4. Cayden and Talia come from very different worlds. How did you balance their differences in the book? 

I balanced them by making them both lonely and in need of love. Everyone in life craves the love of another. I needed to show the reader discrimination in our world is not acceptable by placing a fae with a human. This just shows we can't control who we fall in love with (a simple lesson for the real life humans to learn).

5. Talia's experience in the human world is more complicated than she expected. Can you describe your process of deciding what she would face? Do you plan everything out, or let the story develop as you write? 

To tell you the truth, I imagined the fae realm to be quite different than the human realm. So in my mind I imagined how gravity would play out to a creature from a realm with little or no gravity. I just wrote what I imagined, and I think that particular chapter in the book was quite comical.

6. Do you have any interesting rituals or habits when you write?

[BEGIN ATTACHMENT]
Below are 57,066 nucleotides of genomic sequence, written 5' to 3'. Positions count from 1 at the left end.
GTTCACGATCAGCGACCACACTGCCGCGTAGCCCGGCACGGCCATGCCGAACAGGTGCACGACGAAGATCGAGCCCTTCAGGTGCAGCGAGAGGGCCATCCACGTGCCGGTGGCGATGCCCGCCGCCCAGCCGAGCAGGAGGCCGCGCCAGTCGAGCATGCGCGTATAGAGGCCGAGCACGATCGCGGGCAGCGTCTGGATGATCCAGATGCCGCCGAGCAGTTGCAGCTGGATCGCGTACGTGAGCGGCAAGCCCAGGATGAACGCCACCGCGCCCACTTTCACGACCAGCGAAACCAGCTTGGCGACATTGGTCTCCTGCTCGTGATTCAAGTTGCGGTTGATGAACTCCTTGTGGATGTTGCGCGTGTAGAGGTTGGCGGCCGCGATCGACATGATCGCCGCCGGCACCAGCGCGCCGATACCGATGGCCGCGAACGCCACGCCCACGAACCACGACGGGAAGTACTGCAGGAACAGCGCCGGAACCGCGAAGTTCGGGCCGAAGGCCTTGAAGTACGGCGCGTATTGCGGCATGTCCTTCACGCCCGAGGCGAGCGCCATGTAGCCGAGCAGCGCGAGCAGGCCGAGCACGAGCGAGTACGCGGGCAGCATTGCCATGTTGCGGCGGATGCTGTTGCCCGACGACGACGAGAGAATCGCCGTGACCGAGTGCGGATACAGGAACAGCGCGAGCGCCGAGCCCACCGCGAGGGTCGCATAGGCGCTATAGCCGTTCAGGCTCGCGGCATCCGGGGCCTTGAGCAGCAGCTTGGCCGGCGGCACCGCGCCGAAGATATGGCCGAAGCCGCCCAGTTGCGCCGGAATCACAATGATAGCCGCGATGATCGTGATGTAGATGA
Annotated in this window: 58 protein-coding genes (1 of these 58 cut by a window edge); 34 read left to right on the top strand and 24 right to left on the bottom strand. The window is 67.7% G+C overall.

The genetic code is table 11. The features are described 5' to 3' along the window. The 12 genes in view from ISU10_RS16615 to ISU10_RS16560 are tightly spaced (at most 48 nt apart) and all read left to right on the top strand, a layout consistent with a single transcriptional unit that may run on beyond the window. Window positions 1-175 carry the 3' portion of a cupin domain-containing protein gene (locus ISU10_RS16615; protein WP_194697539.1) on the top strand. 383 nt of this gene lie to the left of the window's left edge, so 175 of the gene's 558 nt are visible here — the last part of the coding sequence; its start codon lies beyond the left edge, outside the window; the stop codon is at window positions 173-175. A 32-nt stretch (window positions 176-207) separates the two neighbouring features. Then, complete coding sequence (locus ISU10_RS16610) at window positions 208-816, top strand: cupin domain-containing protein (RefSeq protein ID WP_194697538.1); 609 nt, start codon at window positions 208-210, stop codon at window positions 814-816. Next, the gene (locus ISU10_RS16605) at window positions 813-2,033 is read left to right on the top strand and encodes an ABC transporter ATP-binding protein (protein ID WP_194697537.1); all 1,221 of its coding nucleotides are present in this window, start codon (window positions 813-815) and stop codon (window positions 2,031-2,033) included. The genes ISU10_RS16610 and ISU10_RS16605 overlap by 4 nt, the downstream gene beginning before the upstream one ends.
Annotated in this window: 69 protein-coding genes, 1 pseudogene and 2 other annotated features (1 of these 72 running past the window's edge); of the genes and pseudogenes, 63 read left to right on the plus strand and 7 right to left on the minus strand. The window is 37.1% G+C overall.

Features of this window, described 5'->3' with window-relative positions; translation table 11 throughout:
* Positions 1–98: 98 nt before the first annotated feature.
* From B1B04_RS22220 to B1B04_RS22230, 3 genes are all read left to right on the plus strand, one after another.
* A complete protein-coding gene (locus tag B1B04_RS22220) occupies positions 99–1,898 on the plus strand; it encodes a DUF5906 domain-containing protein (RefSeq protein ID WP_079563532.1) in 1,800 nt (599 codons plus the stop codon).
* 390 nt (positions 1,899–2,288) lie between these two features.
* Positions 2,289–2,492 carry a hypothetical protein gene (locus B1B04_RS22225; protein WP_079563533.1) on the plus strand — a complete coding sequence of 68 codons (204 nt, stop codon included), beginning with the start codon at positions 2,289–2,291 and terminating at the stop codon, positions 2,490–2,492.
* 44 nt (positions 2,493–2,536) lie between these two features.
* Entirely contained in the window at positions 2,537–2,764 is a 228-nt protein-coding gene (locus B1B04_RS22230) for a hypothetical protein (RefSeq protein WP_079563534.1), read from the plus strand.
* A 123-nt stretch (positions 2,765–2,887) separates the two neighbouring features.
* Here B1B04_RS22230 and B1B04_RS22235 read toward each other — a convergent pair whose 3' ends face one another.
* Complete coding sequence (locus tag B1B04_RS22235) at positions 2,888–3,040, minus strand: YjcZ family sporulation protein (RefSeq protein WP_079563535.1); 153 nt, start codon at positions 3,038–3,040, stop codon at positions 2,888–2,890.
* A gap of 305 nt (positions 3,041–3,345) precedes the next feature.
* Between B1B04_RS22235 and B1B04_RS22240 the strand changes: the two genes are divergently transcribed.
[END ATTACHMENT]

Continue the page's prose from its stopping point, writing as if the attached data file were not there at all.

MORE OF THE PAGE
I have to admit when I'm writing there is little that distracts me. I have no rituals or interesting habits, although I do find my self easily distracted. I always write directly on a word document. With that said, I find myself searching the internet or procrastinating on social websites. I never put a time limit on my writing, when the ideas come into my head I put them on the computer screen.

7. Who are your favorite authors? 

I would have to say one of my absolute favorite authors is Dianna Gabaldon. I love the way she brings her characters to life. I think reading her books gave me insight as far as describing people and landscapes. Another favorite author is Karen Marin Moning. she also has a way of pulling the reader into a time long past..

8. Your other books are quite different from Faerie Wishes. What genre do you feel is your niche? Or do you see yourself as a multi-genre writer?